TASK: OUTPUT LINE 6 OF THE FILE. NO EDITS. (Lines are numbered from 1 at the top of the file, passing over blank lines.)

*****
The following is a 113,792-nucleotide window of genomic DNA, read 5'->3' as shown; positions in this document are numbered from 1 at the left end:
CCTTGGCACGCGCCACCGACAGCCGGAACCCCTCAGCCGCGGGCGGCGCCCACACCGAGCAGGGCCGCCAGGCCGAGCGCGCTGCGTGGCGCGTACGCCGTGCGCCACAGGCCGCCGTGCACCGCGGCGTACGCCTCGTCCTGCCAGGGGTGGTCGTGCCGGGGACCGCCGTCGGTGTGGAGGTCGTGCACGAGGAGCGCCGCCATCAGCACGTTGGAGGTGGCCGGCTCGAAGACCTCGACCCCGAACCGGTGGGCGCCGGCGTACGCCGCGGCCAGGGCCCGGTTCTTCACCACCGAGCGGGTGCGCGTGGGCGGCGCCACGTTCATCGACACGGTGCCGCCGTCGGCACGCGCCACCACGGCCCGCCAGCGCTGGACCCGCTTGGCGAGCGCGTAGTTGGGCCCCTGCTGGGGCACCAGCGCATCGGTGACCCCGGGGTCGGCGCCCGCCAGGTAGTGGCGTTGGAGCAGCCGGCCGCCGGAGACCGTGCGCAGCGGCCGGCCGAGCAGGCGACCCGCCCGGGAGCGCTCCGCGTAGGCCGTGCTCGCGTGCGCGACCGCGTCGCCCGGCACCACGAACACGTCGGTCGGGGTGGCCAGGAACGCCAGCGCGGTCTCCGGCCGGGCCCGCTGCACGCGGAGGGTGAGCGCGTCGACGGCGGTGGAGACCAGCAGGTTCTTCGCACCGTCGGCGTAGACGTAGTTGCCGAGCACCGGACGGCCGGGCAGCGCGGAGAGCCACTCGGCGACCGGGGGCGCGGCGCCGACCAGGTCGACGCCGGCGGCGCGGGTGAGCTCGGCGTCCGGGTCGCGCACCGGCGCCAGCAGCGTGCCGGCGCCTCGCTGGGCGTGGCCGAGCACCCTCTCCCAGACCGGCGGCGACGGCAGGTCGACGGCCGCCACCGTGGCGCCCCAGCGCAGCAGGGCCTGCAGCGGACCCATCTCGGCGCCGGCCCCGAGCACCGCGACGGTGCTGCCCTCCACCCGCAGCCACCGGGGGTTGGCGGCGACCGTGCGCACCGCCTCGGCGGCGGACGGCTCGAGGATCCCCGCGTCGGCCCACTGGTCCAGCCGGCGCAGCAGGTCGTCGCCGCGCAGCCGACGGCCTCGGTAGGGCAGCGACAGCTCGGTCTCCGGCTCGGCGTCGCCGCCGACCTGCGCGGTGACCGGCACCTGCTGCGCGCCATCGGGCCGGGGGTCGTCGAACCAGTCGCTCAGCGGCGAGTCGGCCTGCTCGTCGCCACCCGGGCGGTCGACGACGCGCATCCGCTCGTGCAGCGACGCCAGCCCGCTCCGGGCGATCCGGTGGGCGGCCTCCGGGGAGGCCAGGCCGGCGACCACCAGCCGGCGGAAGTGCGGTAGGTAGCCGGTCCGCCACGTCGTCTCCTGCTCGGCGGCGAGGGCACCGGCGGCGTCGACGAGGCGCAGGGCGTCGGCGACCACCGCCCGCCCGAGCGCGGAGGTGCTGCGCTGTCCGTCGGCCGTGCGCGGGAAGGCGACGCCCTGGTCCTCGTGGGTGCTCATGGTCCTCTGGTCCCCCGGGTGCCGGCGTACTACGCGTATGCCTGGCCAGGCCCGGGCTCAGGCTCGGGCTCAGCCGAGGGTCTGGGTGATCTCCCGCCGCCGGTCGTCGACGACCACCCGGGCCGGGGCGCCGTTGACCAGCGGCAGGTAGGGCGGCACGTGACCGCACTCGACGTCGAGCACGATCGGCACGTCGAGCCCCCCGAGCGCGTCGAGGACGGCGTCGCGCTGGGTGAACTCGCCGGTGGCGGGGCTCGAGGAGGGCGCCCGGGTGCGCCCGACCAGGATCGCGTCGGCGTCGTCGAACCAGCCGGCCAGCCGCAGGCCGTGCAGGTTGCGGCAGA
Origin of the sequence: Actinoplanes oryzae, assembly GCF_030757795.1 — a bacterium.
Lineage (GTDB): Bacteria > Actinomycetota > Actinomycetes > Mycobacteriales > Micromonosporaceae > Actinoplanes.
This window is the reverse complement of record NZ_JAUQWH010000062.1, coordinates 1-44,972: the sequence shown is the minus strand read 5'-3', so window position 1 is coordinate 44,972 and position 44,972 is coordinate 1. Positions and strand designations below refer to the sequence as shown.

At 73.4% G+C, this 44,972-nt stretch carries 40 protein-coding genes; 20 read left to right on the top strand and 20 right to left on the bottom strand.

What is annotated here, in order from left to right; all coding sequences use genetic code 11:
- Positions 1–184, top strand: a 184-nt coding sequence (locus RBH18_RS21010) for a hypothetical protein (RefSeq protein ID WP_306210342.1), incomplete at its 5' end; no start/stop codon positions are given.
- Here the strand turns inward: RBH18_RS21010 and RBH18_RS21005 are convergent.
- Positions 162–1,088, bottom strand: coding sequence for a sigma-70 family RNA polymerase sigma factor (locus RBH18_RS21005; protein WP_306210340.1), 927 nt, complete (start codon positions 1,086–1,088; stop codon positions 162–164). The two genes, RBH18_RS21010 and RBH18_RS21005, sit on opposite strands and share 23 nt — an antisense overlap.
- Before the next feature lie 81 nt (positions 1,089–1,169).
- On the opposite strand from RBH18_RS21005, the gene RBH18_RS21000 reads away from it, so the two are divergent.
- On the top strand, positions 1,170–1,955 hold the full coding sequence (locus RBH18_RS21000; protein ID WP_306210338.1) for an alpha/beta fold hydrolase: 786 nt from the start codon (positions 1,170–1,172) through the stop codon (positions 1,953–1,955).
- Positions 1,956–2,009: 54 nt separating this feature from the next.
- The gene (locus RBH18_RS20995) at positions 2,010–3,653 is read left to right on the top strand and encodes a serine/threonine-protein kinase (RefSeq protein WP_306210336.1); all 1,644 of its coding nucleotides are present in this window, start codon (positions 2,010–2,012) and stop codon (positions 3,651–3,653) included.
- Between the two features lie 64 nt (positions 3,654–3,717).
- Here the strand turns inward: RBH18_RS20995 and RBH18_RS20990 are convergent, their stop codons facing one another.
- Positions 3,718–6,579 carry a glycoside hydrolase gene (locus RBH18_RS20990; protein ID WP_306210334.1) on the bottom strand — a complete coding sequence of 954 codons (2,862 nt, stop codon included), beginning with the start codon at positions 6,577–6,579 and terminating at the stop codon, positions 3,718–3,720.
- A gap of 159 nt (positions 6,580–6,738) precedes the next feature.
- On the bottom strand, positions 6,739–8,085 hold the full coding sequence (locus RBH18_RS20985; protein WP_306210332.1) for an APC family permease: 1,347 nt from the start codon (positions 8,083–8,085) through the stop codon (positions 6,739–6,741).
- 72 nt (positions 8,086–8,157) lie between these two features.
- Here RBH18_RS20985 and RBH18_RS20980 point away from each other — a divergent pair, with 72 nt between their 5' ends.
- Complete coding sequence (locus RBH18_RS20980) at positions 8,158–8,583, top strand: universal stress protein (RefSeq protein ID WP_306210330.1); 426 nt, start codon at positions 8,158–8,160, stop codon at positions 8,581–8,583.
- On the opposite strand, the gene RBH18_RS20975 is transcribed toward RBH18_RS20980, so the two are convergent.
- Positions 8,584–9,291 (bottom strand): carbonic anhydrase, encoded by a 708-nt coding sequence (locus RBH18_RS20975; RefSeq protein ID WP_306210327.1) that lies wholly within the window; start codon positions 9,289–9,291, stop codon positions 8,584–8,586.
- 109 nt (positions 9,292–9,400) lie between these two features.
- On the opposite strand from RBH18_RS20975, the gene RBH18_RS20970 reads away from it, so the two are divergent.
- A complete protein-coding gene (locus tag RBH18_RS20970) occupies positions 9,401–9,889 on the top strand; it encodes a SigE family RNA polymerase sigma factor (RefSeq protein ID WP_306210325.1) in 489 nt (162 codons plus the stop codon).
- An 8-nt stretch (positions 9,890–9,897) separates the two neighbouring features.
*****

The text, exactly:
At 73.4% G+C, this 44,972-nt stretch carries 40 protein-coding genes; 20 read left to right on the top strand and 20 right to left on the bottom strand.